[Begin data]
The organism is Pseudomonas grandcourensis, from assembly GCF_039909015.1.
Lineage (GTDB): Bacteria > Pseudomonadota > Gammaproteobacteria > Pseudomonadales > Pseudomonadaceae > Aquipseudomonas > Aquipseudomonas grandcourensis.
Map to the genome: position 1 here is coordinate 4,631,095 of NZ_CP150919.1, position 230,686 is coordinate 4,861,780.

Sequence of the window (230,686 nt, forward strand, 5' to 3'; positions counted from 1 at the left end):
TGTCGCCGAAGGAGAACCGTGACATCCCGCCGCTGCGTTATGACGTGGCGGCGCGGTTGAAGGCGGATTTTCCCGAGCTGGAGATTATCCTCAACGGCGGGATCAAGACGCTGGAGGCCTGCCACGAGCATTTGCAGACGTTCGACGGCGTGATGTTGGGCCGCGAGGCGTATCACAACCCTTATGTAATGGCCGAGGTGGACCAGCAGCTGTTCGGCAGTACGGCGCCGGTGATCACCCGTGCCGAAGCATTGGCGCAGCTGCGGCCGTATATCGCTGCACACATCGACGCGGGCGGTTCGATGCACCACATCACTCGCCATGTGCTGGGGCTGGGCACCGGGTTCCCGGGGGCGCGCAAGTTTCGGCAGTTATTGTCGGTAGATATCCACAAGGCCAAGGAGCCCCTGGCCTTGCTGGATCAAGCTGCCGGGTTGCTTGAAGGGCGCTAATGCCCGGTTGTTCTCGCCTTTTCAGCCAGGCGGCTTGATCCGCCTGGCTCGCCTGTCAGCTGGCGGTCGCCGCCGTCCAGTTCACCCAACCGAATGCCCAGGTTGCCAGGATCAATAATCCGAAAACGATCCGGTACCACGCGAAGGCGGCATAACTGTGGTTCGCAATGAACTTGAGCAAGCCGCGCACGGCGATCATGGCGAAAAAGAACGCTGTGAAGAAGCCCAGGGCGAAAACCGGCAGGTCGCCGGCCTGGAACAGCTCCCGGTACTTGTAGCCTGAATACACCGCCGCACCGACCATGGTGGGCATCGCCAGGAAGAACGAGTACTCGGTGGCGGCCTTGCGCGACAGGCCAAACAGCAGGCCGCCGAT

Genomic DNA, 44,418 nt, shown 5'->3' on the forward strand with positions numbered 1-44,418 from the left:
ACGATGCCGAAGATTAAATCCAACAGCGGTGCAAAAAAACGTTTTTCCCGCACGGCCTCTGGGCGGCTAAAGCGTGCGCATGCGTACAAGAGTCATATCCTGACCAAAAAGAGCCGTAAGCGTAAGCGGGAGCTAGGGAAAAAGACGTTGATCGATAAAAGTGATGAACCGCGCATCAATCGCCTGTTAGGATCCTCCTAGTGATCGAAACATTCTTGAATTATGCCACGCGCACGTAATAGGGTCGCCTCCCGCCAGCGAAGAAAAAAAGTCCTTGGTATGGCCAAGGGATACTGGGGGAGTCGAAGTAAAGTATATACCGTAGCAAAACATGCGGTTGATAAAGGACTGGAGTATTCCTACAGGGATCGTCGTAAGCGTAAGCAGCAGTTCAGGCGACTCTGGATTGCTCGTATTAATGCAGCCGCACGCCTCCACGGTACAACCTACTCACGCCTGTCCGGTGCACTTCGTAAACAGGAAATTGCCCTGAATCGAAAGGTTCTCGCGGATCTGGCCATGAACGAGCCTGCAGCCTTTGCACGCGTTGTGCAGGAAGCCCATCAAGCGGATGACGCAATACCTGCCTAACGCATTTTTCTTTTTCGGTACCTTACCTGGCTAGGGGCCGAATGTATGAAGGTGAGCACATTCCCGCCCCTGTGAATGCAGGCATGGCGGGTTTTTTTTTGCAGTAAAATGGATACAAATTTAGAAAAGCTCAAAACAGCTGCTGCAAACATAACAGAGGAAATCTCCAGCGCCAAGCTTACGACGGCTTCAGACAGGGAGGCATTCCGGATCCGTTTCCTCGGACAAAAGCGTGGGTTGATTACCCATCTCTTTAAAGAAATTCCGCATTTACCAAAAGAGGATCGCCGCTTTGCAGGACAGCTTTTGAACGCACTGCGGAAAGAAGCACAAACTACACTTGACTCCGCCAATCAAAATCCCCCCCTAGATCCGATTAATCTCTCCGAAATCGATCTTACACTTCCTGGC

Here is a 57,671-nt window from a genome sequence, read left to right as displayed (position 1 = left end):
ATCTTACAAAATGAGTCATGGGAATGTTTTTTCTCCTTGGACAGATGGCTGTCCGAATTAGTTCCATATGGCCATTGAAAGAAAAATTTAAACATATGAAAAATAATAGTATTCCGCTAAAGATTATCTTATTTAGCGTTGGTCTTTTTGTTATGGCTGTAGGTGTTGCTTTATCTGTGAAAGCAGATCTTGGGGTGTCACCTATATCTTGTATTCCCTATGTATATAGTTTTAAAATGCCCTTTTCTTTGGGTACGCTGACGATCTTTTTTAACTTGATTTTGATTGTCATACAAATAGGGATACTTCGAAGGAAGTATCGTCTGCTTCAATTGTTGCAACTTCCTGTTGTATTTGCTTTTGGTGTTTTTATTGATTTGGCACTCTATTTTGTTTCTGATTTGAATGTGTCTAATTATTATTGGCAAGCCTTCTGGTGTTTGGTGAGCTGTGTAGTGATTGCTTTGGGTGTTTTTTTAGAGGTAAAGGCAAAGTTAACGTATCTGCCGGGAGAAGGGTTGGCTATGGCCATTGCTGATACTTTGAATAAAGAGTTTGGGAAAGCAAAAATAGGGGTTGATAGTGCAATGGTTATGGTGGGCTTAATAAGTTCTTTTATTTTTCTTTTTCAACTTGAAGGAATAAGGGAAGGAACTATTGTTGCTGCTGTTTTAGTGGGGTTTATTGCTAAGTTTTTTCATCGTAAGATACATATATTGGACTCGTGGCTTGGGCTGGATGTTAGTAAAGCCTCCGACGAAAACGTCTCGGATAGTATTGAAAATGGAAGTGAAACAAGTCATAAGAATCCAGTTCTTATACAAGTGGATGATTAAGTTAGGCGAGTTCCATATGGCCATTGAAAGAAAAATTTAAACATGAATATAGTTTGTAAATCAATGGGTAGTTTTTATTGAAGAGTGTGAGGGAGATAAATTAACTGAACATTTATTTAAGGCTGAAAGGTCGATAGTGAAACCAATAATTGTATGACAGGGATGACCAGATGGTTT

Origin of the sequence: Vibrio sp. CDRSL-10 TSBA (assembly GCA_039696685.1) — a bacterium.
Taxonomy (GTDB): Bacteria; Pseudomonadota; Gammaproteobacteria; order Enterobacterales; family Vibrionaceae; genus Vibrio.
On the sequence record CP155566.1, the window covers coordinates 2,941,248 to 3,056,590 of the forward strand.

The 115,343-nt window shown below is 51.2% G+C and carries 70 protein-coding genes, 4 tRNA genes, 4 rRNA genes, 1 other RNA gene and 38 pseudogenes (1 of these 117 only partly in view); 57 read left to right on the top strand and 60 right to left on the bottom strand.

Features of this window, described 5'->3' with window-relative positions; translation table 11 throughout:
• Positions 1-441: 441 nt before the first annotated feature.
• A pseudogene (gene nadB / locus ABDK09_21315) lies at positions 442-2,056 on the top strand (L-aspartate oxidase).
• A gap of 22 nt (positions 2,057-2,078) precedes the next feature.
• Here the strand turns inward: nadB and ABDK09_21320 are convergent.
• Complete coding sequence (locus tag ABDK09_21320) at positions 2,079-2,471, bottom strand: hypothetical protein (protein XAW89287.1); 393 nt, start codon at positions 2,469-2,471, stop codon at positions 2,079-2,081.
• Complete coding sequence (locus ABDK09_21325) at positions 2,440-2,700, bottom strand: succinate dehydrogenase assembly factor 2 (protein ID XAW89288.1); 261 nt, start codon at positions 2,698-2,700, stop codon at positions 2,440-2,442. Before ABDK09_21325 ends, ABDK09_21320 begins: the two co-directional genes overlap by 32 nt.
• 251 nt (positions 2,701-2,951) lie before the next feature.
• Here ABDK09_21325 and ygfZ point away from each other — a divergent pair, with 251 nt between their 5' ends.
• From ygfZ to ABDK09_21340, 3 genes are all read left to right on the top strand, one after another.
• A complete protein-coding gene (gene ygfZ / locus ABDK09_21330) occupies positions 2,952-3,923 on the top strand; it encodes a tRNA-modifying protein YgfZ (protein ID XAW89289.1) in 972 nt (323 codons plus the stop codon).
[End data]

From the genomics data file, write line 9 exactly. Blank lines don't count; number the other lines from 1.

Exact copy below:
ATCTTACAAAATGAGTCATGGGAATGTTTTTTCTCCTTGGACAGATGGCTGTCCGAATTAGTTCCATATGGCCATTGAAAGAAAAATTTAAACATATGAAAAATAATAGTATTCCGCTAAAGATTATCTTATTTAGCGTTGGTCTTTTTGTTATGGCTGTAGGTGTTGCTTTATCTGTGAAAGCAGATCTTGGGGTGTCACCTATATCTTGTATTCCCTATGTATATAGTTTTAAAATGCCCTTTTCTTTGGGTACGCTGACGATCTTTTTTAACTTGATTTTGATTGTCATACAAATAGGGATACTTCGAAGGAAGTATCGTCTGCTTCAATTGTTGCAACTTCCTGTTGTATTTGCTTTTGGTGTTTTTATTGATTTGGCACTCTATTTTGTTTCTGATTTGAATGTGTCTAATTATTATTGGCAAGCCTTCTGGTGTTTGGTGAGCTGTGTAGTGATTGCTTTGGGTGTTTTTTTAGAGGTAAAGGCAAAGTTAACGTATCTGCCGGGAGAAGGGTTGGCTATGGCCATTGCTGATACTTTGAATAAAGAGTTTGGGAAAGCAAAAATAGGGGTTGATAGTGCAATGGTTATGGTGGGCTTAATAAGTTCTTTTATTTTTCTTTTTCAACTTGAAGGAATAAGGGAAGGAACTATTGTTGCTGCTGTTTTAGTGGGGTTTATTGCTAAGTTTTTTCATCGTAAGATACATATATTGGACTCGTGGCTTGGGCTGGATGTTAGTAAAGCCTCCGACGAAAACGTCTCGGATAGTATTGAAAATGGAAGTGAAACAAGTCATAAGAATCCAGTTCTTATACAAGTGGATGATTAAGTTAGGCGAGTTCCATATGGCCATTGAAAGAAAAATTTAAACATGAATATAGTTTGTAAATCAATGGGTAGTTTTTATTGAAGAGTGTGAGGGAGATAAATTAACTGAACATTTATTTAAGGCTGAAAGGTCGATAGTGAAACCAATAATTGTATGACAGGGATGACCAGATGGTTT